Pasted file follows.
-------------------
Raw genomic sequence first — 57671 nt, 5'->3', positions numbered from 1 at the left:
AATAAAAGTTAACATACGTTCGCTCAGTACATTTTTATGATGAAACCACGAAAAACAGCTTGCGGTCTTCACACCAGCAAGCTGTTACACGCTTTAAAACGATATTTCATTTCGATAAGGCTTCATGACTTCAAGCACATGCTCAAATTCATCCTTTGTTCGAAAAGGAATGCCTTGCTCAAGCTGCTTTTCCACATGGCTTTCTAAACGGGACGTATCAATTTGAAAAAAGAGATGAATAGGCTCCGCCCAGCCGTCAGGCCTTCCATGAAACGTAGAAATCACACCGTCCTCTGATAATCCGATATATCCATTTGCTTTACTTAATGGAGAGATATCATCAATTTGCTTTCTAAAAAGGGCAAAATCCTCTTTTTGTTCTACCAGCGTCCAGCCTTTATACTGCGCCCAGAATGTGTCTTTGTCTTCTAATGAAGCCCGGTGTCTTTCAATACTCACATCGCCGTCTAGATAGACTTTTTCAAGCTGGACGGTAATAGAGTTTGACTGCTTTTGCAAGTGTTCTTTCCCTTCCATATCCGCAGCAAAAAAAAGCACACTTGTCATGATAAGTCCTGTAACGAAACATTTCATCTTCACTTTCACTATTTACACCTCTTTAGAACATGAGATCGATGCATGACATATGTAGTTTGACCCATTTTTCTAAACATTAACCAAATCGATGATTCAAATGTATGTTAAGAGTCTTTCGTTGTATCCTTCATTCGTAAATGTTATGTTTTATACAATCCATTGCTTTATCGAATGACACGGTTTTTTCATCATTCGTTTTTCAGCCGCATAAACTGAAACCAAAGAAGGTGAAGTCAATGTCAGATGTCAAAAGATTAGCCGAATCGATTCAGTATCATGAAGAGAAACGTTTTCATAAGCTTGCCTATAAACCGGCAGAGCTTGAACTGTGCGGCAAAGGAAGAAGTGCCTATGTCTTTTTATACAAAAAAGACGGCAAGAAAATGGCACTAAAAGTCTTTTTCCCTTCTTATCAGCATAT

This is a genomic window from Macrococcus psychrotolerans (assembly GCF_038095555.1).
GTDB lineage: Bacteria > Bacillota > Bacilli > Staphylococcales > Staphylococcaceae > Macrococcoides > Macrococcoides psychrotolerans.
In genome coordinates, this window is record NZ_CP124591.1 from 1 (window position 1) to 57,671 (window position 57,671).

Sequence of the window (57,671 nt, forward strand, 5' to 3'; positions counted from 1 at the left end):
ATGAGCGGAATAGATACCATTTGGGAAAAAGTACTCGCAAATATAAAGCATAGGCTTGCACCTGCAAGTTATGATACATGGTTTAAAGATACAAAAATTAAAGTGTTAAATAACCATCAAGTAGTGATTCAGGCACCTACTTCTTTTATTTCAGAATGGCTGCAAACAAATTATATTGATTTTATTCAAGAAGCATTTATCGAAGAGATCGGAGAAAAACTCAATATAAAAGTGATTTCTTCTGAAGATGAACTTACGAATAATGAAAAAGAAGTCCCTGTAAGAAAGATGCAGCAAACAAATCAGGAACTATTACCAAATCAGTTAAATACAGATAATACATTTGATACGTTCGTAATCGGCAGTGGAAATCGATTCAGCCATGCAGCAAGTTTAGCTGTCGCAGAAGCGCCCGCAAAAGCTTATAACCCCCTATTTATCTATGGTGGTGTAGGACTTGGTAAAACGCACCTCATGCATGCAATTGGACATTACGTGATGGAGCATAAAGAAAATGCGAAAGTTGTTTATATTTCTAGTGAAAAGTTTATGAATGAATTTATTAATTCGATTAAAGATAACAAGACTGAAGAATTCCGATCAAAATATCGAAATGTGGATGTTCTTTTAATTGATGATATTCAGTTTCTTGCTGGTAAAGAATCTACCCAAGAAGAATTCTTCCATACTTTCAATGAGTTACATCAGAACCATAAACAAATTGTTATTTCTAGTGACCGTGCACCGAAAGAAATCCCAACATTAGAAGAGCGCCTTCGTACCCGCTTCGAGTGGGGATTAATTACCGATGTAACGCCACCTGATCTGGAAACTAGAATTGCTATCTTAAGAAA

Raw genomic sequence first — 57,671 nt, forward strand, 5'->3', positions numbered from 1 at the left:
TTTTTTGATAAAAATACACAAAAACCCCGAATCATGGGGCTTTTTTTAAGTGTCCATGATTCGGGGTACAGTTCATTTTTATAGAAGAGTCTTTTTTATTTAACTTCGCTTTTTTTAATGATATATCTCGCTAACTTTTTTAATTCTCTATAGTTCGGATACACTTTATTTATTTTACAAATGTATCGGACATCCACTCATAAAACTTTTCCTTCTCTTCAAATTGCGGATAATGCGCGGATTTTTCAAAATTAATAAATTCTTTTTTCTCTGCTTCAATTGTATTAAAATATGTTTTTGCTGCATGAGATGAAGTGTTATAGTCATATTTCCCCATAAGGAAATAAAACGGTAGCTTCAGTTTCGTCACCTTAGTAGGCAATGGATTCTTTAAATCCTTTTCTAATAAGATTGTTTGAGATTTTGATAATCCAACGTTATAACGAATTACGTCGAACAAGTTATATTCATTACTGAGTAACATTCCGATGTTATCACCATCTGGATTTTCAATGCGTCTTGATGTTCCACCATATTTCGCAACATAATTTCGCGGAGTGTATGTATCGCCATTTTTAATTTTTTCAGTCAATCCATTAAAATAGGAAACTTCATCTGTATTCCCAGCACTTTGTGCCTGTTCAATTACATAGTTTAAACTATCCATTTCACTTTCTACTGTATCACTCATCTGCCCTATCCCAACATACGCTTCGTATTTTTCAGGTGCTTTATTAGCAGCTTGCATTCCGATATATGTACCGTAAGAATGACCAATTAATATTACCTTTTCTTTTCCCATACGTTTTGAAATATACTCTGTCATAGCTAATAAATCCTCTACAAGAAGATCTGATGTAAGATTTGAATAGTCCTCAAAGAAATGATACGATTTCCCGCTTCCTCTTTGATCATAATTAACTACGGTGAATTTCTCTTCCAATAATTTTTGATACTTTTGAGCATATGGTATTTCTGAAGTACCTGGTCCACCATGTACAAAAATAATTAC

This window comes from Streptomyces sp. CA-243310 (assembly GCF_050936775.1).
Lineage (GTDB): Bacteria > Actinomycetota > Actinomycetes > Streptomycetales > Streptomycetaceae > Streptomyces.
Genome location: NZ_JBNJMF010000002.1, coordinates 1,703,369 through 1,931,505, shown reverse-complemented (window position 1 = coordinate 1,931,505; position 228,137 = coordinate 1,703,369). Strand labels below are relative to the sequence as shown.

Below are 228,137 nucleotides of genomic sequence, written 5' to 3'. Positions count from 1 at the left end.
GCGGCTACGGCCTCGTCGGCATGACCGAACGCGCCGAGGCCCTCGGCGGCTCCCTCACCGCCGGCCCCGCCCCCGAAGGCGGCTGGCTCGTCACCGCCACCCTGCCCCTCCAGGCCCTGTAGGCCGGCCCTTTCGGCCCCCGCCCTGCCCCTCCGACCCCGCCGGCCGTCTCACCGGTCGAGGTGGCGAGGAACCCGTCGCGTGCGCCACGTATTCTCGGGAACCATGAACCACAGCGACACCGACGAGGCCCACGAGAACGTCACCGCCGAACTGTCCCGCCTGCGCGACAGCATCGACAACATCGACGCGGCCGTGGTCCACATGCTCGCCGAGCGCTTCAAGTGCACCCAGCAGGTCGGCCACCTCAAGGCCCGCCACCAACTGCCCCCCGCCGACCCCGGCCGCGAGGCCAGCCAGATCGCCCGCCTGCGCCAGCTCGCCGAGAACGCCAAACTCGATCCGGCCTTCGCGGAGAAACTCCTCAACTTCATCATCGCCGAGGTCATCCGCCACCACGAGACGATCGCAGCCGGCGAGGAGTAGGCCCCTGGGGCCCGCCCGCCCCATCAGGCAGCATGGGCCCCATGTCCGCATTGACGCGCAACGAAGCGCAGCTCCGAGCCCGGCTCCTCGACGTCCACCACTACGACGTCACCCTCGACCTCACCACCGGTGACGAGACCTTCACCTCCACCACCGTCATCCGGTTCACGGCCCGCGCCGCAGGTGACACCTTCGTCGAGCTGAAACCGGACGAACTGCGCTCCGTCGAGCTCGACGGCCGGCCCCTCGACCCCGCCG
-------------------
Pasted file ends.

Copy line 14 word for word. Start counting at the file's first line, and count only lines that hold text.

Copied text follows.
GCGGCTACGGCCTCGTCGGCATGACCGAACGCGCCGAGGCCCTCGGCGGCTCCCTCACCGCCGGCCCCGCCCCCGAAGGCGGCTGGCTCGTCACCGCCACCCTGCCCCTCCAGGCCCTGTAGGCCGGCCCTTTCGGCCCCCGCCCTGCCCCTCCGACCCCGCCGGCCGTCTCACCGGTCGAGGTGGCGAGGAACCCGTCGCGTGCGCCACGTATTCTCGGGAACCATGAACCACAGCGACACCGACGAGGCCCACGAGAACGTCACCGCCGAACTGTCCCGCCTGCGCGACAGCATCGACAACATCGACGCGGCCGTGGTCCACATGCTCGCCGAGCGCTTCAAGTGCACCCAGCAGGTCGGCCACCTCAAGGCCCGCCACCAACTGCCCCCCGCCGACCCCGGCCGCGAGGCCAGCCAGATCGCCCGCCTGCGCCAGCTCGCCGAGAACGCCAAACTCGATCCGGCCTTCGCGGAGAAACTCCTCAACTTCATCATCGCCGAGGTCATCCGCCACCACGAGACGATCGCAGCCGGCGAGGAGTAGGCCCCTGGGGCCCGCCCGCCCCATCAGGCAGCATGGGCCCCATGTCCGCATTGACGCGCAACGAAGCGCAGCTCCGAGCCCGGCTCCTCGACGTCCACCACTACGACGTCACCCTCGACCTCACCACCGGTGACGAGACCTTCACCTCCACCACCGTCATCCGGTTCACGGCCCGCGCCGCAGGTGACACCTTCGTCGAGCTGAAACCGGACGAACTGCGCTCCGTCGAGCTCGACGGCCGGCCCCTCGACCCCGCCG